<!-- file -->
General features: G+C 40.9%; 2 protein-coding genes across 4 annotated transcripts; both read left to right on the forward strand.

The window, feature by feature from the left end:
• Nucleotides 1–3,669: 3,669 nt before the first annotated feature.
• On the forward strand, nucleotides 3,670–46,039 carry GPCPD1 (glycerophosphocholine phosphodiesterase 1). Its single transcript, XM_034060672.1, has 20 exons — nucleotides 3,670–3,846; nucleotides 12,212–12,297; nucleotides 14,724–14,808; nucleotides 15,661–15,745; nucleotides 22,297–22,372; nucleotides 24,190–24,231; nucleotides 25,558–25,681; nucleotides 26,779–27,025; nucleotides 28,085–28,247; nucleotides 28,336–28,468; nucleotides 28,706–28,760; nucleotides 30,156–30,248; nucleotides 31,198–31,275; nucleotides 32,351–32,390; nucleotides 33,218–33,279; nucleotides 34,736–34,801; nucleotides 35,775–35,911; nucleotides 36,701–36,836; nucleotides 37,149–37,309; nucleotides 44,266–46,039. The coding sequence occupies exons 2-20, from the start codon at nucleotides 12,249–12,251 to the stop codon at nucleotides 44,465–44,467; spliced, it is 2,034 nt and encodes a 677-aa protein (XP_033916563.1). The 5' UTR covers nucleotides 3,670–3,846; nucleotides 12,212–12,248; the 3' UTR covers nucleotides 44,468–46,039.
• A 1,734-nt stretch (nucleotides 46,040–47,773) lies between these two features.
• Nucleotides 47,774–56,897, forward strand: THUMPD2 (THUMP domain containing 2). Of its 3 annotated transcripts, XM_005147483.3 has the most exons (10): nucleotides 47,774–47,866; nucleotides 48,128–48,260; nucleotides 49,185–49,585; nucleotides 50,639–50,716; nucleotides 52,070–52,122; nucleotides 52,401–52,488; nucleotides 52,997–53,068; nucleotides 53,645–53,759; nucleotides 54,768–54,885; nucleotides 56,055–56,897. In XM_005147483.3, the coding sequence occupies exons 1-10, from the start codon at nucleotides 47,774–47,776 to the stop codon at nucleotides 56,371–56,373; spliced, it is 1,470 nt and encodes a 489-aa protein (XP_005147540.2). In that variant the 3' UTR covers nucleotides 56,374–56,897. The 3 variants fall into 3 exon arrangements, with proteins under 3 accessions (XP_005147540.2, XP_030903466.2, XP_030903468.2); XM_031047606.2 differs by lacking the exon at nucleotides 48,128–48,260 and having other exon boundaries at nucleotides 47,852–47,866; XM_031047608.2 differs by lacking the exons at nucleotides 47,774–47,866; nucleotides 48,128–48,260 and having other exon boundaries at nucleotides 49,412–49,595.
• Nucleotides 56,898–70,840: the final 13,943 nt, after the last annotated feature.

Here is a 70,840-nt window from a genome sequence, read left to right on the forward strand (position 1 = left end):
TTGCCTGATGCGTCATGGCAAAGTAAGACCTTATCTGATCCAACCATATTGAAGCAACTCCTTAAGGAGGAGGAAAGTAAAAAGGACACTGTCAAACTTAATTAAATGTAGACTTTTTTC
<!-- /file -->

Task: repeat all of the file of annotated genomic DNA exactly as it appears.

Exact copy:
General features: G+C 40.9%; 2 protein-coding genes across 4 annotated transcripts; both read left to right on the forward strand.

The window, feature by feature from the left end:
• Nucleotides 1–3,669: 3,669 nt before the first annotated feature.
• On the forward strand, nucleotides 3,670–46,039 carry GPCPD1 (glycerophosphocholine phosphodiesterase 1). Its single transcript, XM_034060672.1, has 20 exons — nucleotides 3,670–3,846; nucleotides 12,212–12,297; nucleotides 14,724–14,808; nucleotides 15,661–15,745; nucleotides 22,297–22,372; nucleotides 24,190–24,231; nucleotides 25,558–25,681; nucleotides 26,779–27,025; nucleotides 28,085–28,247; nucleotides 28,336–28,468; nucleotides 28,706–28,760; nucleotides 30,156–30,248; nucleotides 31,198–31,275; nucleotides 32,351–32,390; nucleotides 33,218–33,279; nucleotides 34,736–34,801; nucleotides 35,775–35,911; nucleotides 36,701–36,836; nucleotides 37,149–37,309; nucleotides 44,266–46,039. The coding sequence occupies exons 2-20, from the start codon at nucleotides 12,249–12,251 to the stop codon at nucleotides 44,465–44,467; spliced, it is 2,034 nt and encodes a 677-aa protein (XP_033916563.1). The 5' UTR covers nucleotides 3,670–3,846; nucleotides 12,212–12,248; the 3' UTR covers nucleotides 44,468–46,039.
• A 1,734-nt stretch (nucleotides 46,040–47,773) lies between these two features.
• Nucleotides 47,774–56,897, forward strand: THUMPD2 (THUMP domain containing 2). Of its 3 annotated transcripts, XM_005147483.3 has the most exons (10): nucleotides 47,774–47,866; nucleotides 48,128–48,260; nucleotides 49,185–49,585; nucleotides 50,639–50,716; nucleotides 52,070–52,122; nucleotides 52,401–52,488; nucleotides 52,997–53,068; nucleotides 53,645–53,759; nucleotides 54,768–54,885; nucleotides 56,055–56,897. In XM_005147483.3, the coding sequence occupies exons 1-10, from the start codon at nucleotides 47,774–47,776 to the stop codon at nucleotides 56,371–56,373; spliced, it is 1,470 nt and encodes a 489-aa protein (XP_005147540.2). In that variant the 3' UTR covers nucleotides 56,374–56,897. The 3 variants fall into 3 exon arrangements, with proteins under 3 accessions (XP_005147540.2, XP_030903466.2, XP_030903468.2); XM_031047606.2 differs by lacking the exon at nucleotides 48,128–48,260 and having other exon boundaries at nucleotides 47,852–47,866; XM_031047608.2 differs by lacking the exons at nucleotides 47,774–47,866; nucleotides 48,128–48,260 and having other exon boundaries at nucleotides 49,412–49,595.
• Nucleotides 56,898–70,840: the final 13,943 nt, after the last annotated feature.

Here is a 70,840-nt window from a genome sequence, read left to right on the forward strand (position 1 = left end):
TTGCCTGATGCGTCATGGCAAAGTAAGACCTTATCTGATCCAACCATATTGAAGCAACTCCTTAAGGAGGAGGAAAGTAAAAAGGACACTGTCAAACTTAATTAAATGTAGACTTTTTTC